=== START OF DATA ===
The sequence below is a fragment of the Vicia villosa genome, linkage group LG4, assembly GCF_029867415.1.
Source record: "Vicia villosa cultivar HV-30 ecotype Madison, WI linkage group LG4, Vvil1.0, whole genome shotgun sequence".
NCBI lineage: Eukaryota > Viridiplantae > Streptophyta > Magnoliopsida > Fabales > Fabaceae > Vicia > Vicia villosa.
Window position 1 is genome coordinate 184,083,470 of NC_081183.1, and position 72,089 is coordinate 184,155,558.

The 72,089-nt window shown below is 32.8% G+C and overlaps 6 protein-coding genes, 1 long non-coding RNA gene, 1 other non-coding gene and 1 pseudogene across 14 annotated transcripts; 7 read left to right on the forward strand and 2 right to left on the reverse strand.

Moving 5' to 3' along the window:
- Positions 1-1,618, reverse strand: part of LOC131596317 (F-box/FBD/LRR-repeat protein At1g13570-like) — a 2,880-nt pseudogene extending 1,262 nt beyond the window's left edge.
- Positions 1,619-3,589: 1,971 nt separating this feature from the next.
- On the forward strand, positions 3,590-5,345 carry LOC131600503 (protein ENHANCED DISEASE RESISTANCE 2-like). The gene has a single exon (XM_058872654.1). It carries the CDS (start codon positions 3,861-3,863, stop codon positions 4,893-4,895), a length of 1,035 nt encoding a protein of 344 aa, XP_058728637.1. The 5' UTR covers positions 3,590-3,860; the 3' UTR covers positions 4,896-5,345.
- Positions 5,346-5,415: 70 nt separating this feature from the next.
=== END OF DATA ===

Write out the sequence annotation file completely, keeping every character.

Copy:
The sequence below is a fragment of the Vicia villosa genome, linkage group LG4, assembly GCF_029867415.1.
Source record: "Vicia villosa cultivar HV-30 ecotype Madison, WI linkage group LG4, Vvil1.0, whole genome shotgun sequence".
NCBI lineage: Eukaryota > Viridiplantae > Streptophyta > Magnoliopsida > Fabales > Fabaceae > Vicia > Vicia villosa.
Window position 1 is genome coordinate 184,083,470 of NC_081183.1, and position 72,089 is coordinate 184,155,558.

The 72,089-nt window shown below is 32.8% G+C and overlaps 6 protein-coding genes, 1 long non-coding RNA gene, 1 other non-coding gene and 1 pseudogene across 14 annotated transcripts; 7 read left to right on the forward strand and 2 right to left on the reverse strand.

Moving 5' to 3' along the window:
- Positions 1-1,618, reverse strand: part of LOC131596317 (F-box/FBD/LRR-repeat protein At1g13570-like) — a 2,880-nt pseudogene extending 1,262 nt beyond the window's left edge.
- Positions 1,619-3,589: 1,971 nt separating this feature from the next.
- On the forward strand, positions 3,590-5,345 carry LOC131600503 (protein ENHANCED DISEASE RESISTANCE 2-like). The gene has a single exon (XM_058872654.1). It carries the CDS (start codon positions 3,861-3,863, stop codon positions 4,893-4,895), a length of 1,035 nt encoding a protein of 344 aa, XP_058728637.1. The 5' UTR covers positions 3,590-3,860; the 3' UTR covers positions 4,896-5,345.
- Positions 5,346-5,415: 70 nt separating this feature from the next.